Tag Archives: mistakes

problems: holding them up to the light

why not hold our blunders, failures and defects up to the light? yes! like they are gifts. god (the universe / allah / buddha nature) will take them as gifts and transform them. there is beauty in them, in strange ways, but there is beauty.

i am reminded that sometimes the word “fault” is used to describe the thicker strands in certain types of raw silk. the irregular thickness of the threads contribute to the beauty of the fabric.

god, please take my beautiful fear that i won’t have enough energy. take my glittering procrastination. take the jewel of my forgetfulness. i hold them up to your light and put them at your feet, a gift to you.

free-form writing frenzy #3: creative mistakes

creative mistakes

today’s writing prompt is:

i create problems for myself just so i can get creatively turned on.

ha! this is for you, ray [a lawyer i worked for back in the eighties]. numbers here, numbers there, tumbling all over the place and rarely getting to their assigned seat. number monkeys. taxes unpaid. misspellings. words misheard. it took me years to realize that apart from the fact that i was and still am simply addle-brained (my friend pete quily would say i’m ADD-le brained) (nothing french about that) i also need creative freedom. so if i don’t have it, i will make it. page too white? i’ll add some white-out. law practice going too smoothly? i’ll find some shiny stones to throw on the path. look how they glitter! look how they sun themselves in the light of my “mistakes”. aaah, that was good. that’s what i said after a particularly glaring mistake – only i couldn’t hear it and you couldn’t either. all we could hear was the cacophony of misunderstanding, the screech of logic that planted itself squarely in our path, demanding ransom. “why would you do that?” would you say, would i say, and logic would be happy. yes, that’s a logical question. and then, “how will we prevent it next time?” and logic would be happy again because that’s the next step. only they were the wrong questions, so we could never answer them satisfactorily.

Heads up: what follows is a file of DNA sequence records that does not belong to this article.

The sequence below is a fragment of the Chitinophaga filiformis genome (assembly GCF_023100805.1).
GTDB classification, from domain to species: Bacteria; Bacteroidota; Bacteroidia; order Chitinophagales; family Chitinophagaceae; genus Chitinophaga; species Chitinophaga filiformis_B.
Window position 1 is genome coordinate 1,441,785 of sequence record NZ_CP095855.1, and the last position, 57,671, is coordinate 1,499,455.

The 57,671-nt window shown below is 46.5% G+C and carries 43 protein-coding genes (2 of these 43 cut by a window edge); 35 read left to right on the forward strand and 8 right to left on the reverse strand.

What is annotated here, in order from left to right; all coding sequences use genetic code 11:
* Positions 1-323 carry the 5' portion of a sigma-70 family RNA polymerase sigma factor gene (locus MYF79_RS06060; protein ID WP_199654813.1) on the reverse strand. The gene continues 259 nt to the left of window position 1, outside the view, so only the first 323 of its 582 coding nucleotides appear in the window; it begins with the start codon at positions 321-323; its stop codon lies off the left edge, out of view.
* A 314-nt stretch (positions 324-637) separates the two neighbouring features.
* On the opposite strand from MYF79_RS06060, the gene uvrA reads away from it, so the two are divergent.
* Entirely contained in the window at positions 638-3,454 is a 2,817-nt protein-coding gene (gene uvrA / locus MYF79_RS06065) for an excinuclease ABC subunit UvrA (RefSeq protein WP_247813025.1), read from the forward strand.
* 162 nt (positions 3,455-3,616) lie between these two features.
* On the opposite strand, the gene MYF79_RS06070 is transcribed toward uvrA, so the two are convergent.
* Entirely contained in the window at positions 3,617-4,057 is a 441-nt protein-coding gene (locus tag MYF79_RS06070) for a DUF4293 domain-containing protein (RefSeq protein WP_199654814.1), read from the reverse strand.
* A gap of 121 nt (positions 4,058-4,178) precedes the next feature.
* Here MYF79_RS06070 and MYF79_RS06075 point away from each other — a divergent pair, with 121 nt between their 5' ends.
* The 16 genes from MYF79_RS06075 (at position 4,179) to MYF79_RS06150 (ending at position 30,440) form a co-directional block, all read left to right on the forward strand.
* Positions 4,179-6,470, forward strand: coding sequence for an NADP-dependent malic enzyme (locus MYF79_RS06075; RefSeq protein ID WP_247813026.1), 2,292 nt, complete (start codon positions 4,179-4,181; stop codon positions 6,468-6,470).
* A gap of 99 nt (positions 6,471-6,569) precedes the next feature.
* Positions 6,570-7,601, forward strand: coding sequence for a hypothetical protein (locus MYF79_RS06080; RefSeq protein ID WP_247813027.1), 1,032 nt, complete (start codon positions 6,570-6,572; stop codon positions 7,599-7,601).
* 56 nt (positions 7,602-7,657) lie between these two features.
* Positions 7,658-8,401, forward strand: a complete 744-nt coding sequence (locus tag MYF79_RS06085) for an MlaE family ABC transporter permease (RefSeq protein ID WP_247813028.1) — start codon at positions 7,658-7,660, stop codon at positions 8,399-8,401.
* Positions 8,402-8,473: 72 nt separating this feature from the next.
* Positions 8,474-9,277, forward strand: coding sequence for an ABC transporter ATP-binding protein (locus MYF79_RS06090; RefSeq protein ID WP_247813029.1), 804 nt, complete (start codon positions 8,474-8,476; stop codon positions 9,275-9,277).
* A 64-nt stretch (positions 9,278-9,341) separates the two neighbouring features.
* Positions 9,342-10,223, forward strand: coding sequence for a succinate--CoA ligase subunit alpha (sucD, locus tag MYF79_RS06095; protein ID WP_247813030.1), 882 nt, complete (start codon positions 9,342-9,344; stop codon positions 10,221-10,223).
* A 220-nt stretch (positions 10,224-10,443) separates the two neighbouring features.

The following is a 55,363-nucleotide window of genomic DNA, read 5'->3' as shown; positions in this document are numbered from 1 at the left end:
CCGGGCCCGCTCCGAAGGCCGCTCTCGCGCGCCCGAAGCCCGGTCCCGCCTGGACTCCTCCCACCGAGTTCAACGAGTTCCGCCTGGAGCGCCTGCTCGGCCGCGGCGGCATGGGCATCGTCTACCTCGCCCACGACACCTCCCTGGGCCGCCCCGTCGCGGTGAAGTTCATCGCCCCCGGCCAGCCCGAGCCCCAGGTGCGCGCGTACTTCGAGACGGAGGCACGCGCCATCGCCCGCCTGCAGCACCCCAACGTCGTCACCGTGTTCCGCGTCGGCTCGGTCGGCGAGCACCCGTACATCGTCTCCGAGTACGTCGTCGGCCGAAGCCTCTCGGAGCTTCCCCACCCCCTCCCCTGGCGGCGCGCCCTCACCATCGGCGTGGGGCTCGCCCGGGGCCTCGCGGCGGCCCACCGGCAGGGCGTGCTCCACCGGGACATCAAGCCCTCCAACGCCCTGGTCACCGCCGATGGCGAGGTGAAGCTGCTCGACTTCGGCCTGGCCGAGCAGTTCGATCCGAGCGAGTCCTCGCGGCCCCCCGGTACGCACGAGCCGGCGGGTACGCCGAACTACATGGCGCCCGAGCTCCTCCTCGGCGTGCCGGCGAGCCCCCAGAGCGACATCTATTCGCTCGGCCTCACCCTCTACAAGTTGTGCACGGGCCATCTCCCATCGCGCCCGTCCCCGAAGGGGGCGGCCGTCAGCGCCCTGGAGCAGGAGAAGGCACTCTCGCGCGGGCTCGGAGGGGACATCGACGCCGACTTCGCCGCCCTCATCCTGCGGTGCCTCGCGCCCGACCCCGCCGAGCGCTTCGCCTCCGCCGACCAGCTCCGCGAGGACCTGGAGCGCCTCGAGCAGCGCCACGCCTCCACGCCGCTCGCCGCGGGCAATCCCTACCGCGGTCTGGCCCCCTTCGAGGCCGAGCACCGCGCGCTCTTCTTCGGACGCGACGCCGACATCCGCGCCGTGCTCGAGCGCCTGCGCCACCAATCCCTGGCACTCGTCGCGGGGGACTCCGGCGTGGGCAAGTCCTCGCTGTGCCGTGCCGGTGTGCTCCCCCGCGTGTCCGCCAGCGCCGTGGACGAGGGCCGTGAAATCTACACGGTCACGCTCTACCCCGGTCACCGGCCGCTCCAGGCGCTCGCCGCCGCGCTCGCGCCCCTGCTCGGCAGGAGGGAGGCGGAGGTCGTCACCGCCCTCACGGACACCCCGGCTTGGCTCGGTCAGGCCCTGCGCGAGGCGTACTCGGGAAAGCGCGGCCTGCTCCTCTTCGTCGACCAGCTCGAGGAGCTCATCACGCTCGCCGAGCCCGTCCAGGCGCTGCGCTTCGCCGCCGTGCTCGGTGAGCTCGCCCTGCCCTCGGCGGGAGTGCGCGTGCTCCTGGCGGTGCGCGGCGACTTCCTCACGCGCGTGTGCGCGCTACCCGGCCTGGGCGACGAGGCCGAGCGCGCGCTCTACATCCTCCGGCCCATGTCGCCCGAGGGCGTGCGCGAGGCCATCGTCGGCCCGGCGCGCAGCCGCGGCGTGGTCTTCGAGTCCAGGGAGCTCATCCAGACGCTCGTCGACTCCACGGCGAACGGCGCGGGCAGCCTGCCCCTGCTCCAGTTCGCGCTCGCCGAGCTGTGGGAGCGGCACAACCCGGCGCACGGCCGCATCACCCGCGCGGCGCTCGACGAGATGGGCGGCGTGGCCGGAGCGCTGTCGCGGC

that’s a nice word, by the way: satisfactorily. a little hard to type. oh, and then there was this coworker who would type and type and type with the dictaphone on and daydream while she did it and hardly make a mistake. wow. so impressive. and then another one who said, disdainfully, “i don’t make mistakes”. wow, again. how do you not make mistakes? mis-takes? takes are too boring. there needs to be an over-take, and under-take, a between-take, a take-out, a take-over, a takedown, and all kinds of japanese words that start with take-. the mistake is just the beginning. and so i let my mistake monkey out once in a while because otherwise i would explode, not knowing that what i needed was to cre-ate. mis-take. cre-take. mis-ate. again, how japanese this all looks! that i didn’t know back then either, that i would end up with so much japanese in my life.


for those of you who want to know what this is about, here is elizabeth’s post:

this is the third post in a free-form writing frenzy productivity experiment.

each afternoon for a week i’ll post a writing prompt and some simple instructions. the next morning i’ll post a quote that has something to do with the prompt, so you can take a peek at differences or similarities in how someone else relates to the same thing. some relationships will be predictable or subtle, some off the wall.

make a mental note now, and again after writing. ask yourself:

  • am i productive?
  • am i encouraged?
  • am i creative?
  • am i curious?


  1. be ready to write, word processor open, or pad and pencil in hand. set a timer for five minutes.
  2. clear your mind.
  3. click “reveal writing prompt” below, and look at the prompt for the space of one deep, quiet breath.
  4. as you start the second breath, clear your mind of expectations.
  5. write, full on, whatever comes to you, related to the prompt or not, for five minutes. do not stop to correct anything – just go.
  6. when the time is up, you have to stop.
  7. get up and wiggle. yes, that’s what i said. move. laugh. growl. pat self on back.

you’re welcome to leave comments about the experience and anything that comes of it, including links, but please don’t paste in your entire prompt-generated exercise. what you’ve got right now is a personal thing. what happens next is up to you.

image by m-c